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Saudi Arabia Economics - 2018 is an inflection point in growth dynamics; pace of recovery is still uncertain

2018 is an inflection year for Saudi Arabia’s growth story…

Saudi Arabia’s growth dynamics are set to turn a corner starting 2018 as gov’t adopts an expansionary fiscal stance – extending beyond the fiscal budget – and phases out its balanced budget target by three years, thanks, primarily, to rising oil prices. We upgrade our growth forecasts for 2018 and 2019 to 2.2% and 2.7%, from 1.8% and 2.2%, respectively, to account for higher investment spending. The various social and economic reforms (primarily increased Saudisation and women participation in the economy) will potentially expand economic growth in the medium term. Investment is likely to take the lead in driving economic growth, though it is still likely to remain driven heavily by the public sector, led by the Public Investment Fund (PIF). 
…question is, how fast given initial headwinds?

We expect the pace of such turnaround in activity to be rather gradual, gathering pace in 2018 before having a real push in 2019. The consumer story remains torn between two opposing forces: on the one hand, a boost to real disposable incomes of nationals (thanks to the allowances and pay-raise for public employees approved earlier this year), while expats, on the other hand, are bearing the brunt of the fiscal measures, driving some to leave the country (some 300k expat jobs were lost in 9M17 on a gross basis). Overall, consumer confidence has been hit by the fiscal measures, likely taking a few months for disrupted consumption patterns to normalise. Finally, the pace of the public investment spending – whether through the budget or PIF – remains to be tested, especially when considering the sizeable SAR340bn of investment spending planned for the year. So far, project awards and bidding trends are not pointing to a strong pick-up in investment spending in 2018.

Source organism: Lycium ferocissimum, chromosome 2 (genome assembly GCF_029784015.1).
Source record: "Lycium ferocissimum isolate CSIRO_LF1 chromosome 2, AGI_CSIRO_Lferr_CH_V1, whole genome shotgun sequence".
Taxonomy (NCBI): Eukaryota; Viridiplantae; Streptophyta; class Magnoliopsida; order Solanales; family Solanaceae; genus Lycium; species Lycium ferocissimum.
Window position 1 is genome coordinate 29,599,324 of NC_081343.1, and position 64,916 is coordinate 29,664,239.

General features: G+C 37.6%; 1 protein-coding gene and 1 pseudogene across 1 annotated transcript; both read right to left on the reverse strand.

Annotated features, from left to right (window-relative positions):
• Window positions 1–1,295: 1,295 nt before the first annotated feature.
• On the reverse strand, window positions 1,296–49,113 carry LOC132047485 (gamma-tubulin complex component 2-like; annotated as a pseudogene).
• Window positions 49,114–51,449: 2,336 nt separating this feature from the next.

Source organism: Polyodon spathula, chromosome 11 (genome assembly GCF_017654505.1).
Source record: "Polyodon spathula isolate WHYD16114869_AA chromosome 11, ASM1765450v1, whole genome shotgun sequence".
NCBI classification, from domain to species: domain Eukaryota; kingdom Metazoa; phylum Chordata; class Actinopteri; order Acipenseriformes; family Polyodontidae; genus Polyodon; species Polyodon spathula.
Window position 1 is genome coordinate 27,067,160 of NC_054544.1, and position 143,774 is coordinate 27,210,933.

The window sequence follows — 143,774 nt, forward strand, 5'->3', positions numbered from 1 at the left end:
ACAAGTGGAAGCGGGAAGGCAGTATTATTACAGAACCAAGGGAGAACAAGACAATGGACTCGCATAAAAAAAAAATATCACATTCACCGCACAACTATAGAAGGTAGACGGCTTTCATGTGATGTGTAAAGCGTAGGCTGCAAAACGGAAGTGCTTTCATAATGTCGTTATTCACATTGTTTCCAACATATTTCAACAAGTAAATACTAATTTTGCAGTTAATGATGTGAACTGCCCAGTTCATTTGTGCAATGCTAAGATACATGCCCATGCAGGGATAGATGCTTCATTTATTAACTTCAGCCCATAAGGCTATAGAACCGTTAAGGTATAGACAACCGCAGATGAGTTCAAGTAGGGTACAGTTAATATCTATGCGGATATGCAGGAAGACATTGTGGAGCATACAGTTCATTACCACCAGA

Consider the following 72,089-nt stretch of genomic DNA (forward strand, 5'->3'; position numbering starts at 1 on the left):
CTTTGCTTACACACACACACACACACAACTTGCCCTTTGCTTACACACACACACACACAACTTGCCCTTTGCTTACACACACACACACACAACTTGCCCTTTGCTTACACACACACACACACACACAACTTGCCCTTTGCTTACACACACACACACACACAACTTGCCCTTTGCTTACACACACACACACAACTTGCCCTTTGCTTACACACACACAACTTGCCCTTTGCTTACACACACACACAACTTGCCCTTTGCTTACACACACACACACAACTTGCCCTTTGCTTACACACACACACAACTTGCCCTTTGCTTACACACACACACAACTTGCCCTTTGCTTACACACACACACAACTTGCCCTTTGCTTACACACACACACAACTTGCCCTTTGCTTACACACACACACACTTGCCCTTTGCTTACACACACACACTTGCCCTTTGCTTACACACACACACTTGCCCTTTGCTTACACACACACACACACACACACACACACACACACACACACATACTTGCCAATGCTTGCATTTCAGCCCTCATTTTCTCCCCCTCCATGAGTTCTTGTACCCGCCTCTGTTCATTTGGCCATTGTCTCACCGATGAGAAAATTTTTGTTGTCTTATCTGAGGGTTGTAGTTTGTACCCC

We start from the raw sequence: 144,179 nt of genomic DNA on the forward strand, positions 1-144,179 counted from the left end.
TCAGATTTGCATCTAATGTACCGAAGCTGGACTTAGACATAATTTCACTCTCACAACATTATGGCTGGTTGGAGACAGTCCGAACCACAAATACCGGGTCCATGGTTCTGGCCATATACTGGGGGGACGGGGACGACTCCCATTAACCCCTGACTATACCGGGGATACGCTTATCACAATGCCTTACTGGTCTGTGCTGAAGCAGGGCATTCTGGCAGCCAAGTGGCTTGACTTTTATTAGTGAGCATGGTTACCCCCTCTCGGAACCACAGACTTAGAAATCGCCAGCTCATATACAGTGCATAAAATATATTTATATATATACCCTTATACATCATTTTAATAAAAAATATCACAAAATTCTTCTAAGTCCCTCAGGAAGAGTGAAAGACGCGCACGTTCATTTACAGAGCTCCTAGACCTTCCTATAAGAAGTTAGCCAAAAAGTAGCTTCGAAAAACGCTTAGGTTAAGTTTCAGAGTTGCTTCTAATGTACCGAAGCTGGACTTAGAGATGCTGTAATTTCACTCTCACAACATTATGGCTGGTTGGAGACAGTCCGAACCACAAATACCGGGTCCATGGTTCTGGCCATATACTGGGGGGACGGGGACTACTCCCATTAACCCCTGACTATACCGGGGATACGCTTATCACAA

Turnaround in growth is largely at the expense of fiscal reforms

The turnaround in the growth story has, thus far, come at the expense of the pursued structural changes in fiscal balances. The gov’t has so far used every wave of oil price recovery in boosting fiscal spending – the latest are allowances approved earlier this year – therefore, Saudi Arabia’s fiscal balances remain highly dependent on oil prices. We, therefore, see a risk for the newly set target for a balanced budget to extend beyond 2023 and foresee a stabilisation of the non-oil GDP deficit at 36% of non-oil GDP. Nevertheless, the gov’t will have other revenues streams of nearly SAR1trn at its disposal to drive the spending spree, including: i) PIF’s balance sheet; ii) Aramco’s IPO; iii) privatisation programme; and iv) proceeds from settlements of corruption cases. The risk, though, is that these are mostly of a one-off nature and are yet to be materialised.

Mohamed Abu Basha